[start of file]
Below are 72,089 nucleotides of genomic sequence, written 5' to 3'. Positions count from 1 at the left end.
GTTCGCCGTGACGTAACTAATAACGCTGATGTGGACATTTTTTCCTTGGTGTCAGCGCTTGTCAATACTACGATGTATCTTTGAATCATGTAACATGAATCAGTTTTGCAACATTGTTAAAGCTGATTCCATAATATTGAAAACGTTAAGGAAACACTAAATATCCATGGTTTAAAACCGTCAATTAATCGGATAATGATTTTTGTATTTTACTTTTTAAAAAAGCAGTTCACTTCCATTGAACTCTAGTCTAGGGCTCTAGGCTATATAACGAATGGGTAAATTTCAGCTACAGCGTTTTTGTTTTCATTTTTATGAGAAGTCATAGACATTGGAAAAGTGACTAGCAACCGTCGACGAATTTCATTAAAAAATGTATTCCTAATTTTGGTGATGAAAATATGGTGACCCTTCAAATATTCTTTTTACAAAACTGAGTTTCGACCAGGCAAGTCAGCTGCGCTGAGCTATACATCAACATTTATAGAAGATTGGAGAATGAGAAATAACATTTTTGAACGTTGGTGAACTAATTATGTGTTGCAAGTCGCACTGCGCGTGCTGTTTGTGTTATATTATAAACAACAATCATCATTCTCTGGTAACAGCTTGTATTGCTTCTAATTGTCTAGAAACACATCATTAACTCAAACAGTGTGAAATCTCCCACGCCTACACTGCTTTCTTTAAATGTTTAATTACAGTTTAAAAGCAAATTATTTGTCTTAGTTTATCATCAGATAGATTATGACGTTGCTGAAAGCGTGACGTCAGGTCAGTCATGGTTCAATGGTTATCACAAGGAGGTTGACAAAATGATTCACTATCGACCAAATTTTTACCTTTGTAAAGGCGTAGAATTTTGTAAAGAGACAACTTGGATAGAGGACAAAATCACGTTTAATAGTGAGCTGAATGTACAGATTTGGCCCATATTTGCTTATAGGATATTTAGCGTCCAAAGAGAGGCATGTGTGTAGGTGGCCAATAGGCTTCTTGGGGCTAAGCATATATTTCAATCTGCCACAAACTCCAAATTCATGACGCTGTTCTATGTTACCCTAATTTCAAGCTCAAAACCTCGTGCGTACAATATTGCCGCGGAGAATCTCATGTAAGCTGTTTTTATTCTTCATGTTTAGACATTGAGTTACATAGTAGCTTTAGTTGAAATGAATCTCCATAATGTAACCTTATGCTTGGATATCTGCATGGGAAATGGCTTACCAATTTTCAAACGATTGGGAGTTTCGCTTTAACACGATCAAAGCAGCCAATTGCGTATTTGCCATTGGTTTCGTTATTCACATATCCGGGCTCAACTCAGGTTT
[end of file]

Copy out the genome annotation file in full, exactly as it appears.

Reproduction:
Below are 72,089 nucleotides of genomic sequence, written 5' to 3'. Positions count from 1 at the left end.
GTTCGCCGTGACGTAACTAATAACGCTGATGTGGACATTTTTTCCTTGGTGTCAGCGCTTGTCAATACTACGATGTATCTTTGAATCATGTAACATGAATCAGTTTTGCAACATTGTTAAAGCTGATTCCATAATATTGAAAACGTTAAGGAAACACTAAATATCCATGGTTTAAAACCGTCAATTAATCGGATAATGATTTTTGTATTTTACTTTTTAAAAAAGCAGTTCACTTCCATTGAACTCTAGTCTAGGGCTCTAGGCTATATAACGAATGGGTAAATTTCAGCTACAGCGTTTTTGTTTTCATTTTTATGAGAAGTCATAGACATTGGAAAAGTGACTAGCAACCGTCGACGAATTTCATTAAAAAATGTATTCCTAATTTTGGTGATGAAAATATGGTGACCCTTCAAATATTCTTTTTACAAAACTGAGTTTCGACCAGGCAAGTCAGCTGCGCTGAGCTATACATCAACATTTATAGAAGATTGGAGAATGAGAAATAACATTTTTGAACGTTGGTGAACTAATTATGTGTTGCAAGTCGCACTGCGCGTGCTGTTTGTGTTATATTATAAACAACAATCATCATTCTCTGGTAACAGCTTGTATTGCTTCTAATTGTCTAGAAACACATCATTAACTCAAACAGTGTGAAATCTCCCACGCCTACACTGCTTTCTTTAAATGTTTAATTACAGTTTAAAAGCAAATTATTTGTCTTAGTTTATCATCAGATAGATTATGACGTTGCTGAAAGCGTGACGTCAGGTCAGTCATGGTTCAATGGTTATCACAAGGAGGTTGACAAAATGATTCACTATCGACCAAATTTTTACCTTTGTAAAGGCGTAGAATTTTGTAAAGAGACAACTTGGATAGAGGACAAAATCACGTTTAATAGTGAGCTGAATGTACAGATTTGGCCCATATTTGCTTATAGGATATTTAGCGTCCAAAGAGAGGCATGTGTGTAGGTGGCCAATAGGCTTCTTGGGGCTAAGCATATATTTCAATCTGCCACAAACTCCAAATTCATGACGCTGTTCTATGTTACCCTAATTTCAAGCTCAAAACCTCGTGCGTACAATATTGCCGCGGAGAATCTCATGTAAGCTGTTTTTATTCTTCATGTTTAGACATTGAGTTACATAGTAGCTTTAGTTGAAATGAATCTCCATAATGTAACCTTATGCTTGGATATCTGCATGGGAAATGGCTTACCAATTTTCAAACGATTGGGAGTTTCGCTTTAACACGATCAAAGCAGCCAATTGCGTATTTGCCATTGGTTTCGTTATTCACATATCCGGGCTCAACTCAGGTTT